2. The LYNDEBOROUGH Town Meeting will take place at the Citizens’ Hall on Saturday, March 17th at 10 AM. Click here to download the COMPLETE VOTER GUIDE for the LYNDEBOROUGH TOWN MEETING. Print a copy and bring it with you to the meeting.

Stay Tuned – Complete Voter Guides Coming Soon

The Wilton-Lyndeborough Taxpayers are working on complete voter guides, which will be posted here soon.  Due to the delay in receiving warrant articles for both Wilton and Lyndeborough, we are still working on a final version of the complete voter guide, which will cover all issues.  Come back soon to download the voter guide.  Or subscribe to our e-mail list and we’ll let you know when it’s been posted!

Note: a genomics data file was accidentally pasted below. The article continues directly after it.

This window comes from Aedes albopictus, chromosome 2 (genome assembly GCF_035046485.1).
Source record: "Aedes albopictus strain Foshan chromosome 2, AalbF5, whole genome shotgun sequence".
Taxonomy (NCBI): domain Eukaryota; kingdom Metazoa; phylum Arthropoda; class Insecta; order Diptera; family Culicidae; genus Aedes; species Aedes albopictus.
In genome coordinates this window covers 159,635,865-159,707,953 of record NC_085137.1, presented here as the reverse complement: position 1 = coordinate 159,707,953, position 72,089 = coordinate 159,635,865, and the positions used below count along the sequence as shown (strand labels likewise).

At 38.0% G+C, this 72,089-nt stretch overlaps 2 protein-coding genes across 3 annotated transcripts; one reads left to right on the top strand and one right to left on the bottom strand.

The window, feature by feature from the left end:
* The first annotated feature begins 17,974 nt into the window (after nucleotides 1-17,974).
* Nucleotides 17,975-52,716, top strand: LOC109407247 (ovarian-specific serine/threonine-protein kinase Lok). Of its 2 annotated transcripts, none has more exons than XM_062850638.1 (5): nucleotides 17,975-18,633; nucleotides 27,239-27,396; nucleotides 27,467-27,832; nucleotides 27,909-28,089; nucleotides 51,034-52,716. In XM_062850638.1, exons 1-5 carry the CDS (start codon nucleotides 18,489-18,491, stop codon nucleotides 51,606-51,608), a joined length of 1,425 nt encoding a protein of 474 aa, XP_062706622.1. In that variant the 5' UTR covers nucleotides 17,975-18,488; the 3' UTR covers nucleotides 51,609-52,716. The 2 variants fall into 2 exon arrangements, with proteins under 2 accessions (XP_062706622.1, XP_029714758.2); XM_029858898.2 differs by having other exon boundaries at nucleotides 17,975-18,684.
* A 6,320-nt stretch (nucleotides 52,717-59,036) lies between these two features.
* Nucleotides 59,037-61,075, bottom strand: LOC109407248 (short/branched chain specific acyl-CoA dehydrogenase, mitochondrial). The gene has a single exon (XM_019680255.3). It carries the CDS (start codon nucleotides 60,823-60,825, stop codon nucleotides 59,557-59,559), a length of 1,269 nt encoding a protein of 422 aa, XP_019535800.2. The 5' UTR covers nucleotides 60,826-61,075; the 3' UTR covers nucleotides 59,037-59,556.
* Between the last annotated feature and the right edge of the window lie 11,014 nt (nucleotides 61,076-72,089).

WLC Spends about $23,000 per Student

The proposed WLC School District budget for 2017-2018 is $12,344,685.  In addition, there are warrant articles for modest increases to support staff pay, plus a $60,000 contribution to the capital reserve fund.  Here is the math:

Proposed Budget $12,344,685
CBA for Support Staff $6,575
Contribution to Capital Reserve $60,000
Number of students 526
AMOUNT PER STUDENT  $                      23,595

It’s worth noting that the State of NH also tracks a number called “Cost per Pupil”, which appears to be much lower.  But the state number excludes certain expenses, such as transportation, tuition, and debt service.  Presumably they believe that this provides an easier “apples to apples” comparison of operating expenses.  From the state’s website: